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Jessica Alba in Spy Kids 4. The actress is also an entrepreneur, owner of Honest Co.
Jessica Alba in Spy Kids 4. The actress is also an entrepreneur, owner of Honest Co.

Small Business Briefing

Jessica Alba serves up entrepreneurial advice Add to ...

The latest news and information for entrepreneurs from across the web universe, brought to you by the Report on Small Business team. Follow us on Twitter @GlobeSmallBiz. Download our app here.

The Honest truth

Actor and entrepreneur Jessica Alba created Honest Co. to help mothers and to give children a better, safer start.

In what Forbes is billing as an exclusive interview, Ms. Alba reveals the inspiration for her business, outlines how she achieves a positive work-life balance, and discusses the support she has received from her husband.

She also rhymes off her three pieces of career advice for young women:

  • Understand the marketplace for your business.
  • Have realistic business expectations and tailor your business plan appropriately.
  • Stick to your guns. If someone can persuade you to depart from your idea, the business might not be the right fit for you.

Indigo partners with textbook rental business

TechVibes is reporting that TextbookRental.ca has partnered with Indigo Books to “bring them into the textbook rental market in Canada.” A landing page has been added to the Indigo site that links to TextbookRental.ca. The Toronto-based startup also told TechVibes it is adding used textbooks to its offerings.

Trash to treasure

Bottles & Wood is a new Las Vegas company that repurposes discarded alcohol bottles. Entrepreneur Steve Cherry sells the new products back to wholesalers, tourists and locals, says the Las Vegas Sun, and his glassware ranges in price from $7.50 (U.S.) to $50 a piece. The business has experienced solid growth, but Mr. Cherry is also doing his bit for Nevada, a state known for its scarce environmental laws. “The Strip's 24-hour party cycle sends scores of empty liquor, wine and beer bottles to the trash,” the story points out, “much of it destined for burial at a landfill.”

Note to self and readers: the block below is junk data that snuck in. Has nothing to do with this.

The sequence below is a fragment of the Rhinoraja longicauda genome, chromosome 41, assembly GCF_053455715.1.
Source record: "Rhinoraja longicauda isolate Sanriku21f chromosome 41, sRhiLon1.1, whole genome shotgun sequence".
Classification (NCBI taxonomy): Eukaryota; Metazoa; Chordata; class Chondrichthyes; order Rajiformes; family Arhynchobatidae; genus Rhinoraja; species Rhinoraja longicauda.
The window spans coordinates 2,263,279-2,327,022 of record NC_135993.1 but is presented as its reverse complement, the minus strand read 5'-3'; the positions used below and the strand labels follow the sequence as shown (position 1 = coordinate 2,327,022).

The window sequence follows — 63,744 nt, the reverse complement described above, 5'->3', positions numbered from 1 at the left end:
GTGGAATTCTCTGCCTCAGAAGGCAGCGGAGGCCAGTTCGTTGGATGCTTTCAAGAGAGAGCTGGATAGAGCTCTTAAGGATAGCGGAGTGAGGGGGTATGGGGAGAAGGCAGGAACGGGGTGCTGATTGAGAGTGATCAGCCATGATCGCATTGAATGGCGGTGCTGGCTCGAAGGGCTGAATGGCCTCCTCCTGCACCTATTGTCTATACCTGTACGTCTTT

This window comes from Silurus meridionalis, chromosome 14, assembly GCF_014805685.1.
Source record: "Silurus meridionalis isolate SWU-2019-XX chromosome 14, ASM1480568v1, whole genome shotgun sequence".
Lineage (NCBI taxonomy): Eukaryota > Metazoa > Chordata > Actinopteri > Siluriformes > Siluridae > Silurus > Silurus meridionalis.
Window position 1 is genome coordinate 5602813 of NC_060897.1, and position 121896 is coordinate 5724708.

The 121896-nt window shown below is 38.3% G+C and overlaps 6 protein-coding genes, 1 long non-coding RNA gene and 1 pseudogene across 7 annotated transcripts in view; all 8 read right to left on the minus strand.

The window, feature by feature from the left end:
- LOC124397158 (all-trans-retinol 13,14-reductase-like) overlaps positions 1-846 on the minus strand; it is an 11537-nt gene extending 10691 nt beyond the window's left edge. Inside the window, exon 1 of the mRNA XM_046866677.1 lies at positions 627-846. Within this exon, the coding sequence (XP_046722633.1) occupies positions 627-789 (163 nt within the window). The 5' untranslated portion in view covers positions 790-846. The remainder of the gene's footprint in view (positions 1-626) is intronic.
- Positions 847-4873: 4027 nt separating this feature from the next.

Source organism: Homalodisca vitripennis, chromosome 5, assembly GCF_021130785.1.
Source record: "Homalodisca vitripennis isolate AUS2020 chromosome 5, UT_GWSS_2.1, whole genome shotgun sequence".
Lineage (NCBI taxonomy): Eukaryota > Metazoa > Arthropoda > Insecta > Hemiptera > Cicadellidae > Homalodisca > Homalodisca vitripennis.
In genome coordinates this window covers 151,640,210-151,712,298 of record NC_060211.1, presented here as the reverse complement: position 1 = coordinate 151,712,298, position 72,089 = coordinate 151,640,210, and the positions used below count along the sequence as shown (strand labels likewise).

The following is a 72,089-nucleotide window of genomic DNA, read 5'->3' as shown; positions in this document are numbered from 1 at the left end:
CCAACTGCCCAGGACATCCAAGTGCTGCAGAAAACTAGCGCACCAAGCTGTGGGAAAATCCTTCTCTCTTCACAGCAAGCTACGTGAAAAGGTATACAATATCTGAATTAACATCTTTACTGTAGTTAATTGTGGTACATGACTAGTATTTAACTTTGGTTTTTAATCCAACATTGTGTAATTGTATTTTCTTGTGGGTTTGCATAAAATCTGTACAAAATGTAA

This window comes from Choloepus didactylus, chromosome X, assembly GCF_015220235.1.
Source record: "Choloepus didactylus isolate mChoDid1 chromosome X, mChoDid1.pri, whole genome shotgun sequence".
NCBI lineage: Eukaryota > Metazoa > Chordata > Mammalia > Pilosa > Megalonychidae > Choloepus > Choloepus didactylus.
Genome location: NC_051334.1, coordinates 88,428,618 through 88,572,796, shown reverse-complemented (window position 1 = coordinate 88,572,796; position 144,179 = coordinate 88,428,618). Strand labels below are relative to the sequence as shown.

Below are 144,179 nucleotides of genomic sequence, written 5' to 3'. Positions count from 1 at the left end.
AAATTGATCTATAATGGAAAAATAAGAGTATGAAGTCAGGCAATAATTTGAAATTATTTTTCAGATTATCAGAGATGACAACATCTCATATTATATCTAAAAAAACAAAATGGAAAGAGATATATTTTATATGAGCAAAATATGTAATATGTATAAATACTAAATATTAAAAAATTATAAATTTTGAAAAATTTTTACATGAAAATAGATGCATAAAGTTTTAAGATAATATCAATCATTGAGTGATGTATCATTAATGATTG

Down in the Valley

Twice a year the C100 invites 20 of Canada's most promising startups to Silicon Valley for two days of mentorship, workshops, investor meetings, strategic partner visits and networking. Applications can now be submitted for the next 48hrs in the Valley program, which takes place Nov. 12 to 14. Applicants must have a product in market, traction, and growth potential. The deadline to apply is Sept. 21.

The future of education

TEDxEdmonton Education will bring together educational leaders, technology entrepreneurs, artists and creators to challenge the way we think about learning. Combining TEDTalks videos, live speakers, and conversations, it will try to answer the following questions: How do we educate our children, our students, our employees, and ourselves to live and succeed in an evolving world? How do we disrupt the status quo and replace traditional approaches to learning? How do we leave the politics of education behind to focus on impact and innovation? Tickets are on sale now, starting at $99, and the event takes place Oct. 13.


Business and family balance

Across Canada, countless “mompreneurs” have launched micro-businesses while bearing much of the burden of raising a family. Some, like ice-pops maker Karen Henry, experience a burst of success that convinces them they could get much bigger. But getting there is tough. They face not only the normal business challenges – hiring, building relationships with suppliers and customers, managing costs – but the added challenge of keeping the family needs in balance.


Evolution of the mompreneur

“The term mompreneur was coined almost two decades ago so it's not a brand new idea, but what's happening is that there's growing recognition that there's more of us,” says Christie Schultz, the mother of three young children and founder of Entrepreneurial Moms International (www.entrepreneurialmoms.org), an online destination for other mothers running small businesses.

Got a tip on news, events or other timely information related to the small-business community? E-mail us at smallbusiness@globeandmail.comJoin The Globe’s Small Business LinkedIn group to network with other entrepreneurs and to discuss topical issues: http://linkd.in/jWWdzT

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